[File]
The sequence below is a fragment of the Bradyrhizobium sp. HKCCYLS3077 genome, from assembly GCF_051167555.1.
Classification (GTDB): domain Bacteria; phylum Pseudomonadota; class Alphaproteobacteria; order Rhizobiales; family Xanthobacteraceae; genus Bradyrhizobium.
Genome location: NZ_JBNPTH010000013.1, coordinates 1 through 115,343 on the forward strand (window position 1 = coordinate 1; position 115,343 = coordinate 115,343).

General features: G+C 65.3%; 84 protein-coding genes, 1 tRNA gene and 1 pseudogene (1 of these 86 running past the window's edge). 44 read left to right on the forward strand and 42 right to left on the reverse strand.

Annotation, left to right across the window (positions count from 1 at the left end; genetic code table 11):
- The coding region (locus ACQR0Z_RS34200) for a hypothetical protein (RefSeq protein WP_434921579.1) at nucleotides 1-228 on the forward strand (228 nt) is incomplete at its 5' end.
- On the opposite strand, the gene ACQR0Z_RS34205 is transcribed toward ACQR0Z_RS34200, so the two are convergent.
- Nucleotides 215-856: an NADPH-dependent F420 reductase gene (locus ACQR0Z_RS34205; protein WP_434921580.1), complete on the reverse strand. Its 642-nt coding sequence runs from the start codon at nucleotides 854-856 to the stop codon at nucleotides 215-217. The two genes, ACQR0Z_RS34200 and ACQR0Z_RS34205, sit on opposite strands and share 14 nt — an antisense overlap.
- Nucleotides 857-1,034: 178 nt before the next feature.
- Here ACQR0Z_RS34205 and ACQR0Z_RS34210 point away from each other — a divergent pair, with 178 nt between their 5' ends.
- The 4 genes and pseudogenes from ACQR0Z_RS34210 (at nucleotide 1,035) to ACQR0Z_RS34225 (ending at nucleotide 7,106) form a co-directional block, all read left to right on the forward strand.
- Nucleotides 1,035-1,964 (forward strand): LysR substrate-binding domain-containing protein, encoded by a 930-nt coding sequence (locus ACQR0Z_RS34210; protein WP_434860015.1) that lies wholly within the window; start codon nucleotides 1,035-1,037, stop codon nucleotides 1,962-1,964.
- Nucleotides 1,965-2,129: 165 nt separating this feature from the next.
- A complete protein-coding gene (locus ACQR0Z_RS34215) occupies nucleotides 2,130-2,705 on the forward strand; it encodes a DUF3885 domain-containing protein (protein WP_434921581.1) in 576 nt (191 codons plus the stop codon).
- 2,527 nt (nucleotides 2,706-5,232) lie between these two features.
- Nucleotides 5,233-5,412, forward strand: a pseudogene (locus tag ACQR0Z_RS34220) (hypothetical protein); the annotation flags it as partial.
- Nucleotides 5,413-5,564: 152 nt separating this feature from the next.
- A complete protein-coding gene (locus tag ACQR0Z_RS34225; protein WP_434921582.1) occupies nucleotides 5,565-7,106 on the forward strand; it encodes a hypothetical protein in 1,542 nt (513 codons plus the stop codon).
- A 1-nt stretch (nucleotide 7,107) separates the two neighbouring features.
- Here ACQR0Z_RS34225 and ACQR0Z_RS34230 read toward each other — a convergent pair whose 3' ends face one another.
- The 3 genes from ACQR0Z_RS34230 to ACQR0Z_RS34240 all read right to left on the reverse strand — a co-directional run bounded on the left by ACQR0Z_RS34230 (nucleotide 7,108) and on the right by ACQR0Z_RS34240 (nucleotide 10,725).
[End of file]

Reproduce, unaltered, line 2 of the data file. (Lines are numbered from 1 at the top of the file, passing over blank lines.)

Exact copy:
Classification (GTDB): domain Bacteria; phylum Pseudomonadota; class Alphaproteobacteria; order Rhizobiales; family Xanthobacteraceae; genus Bradyrhizobium.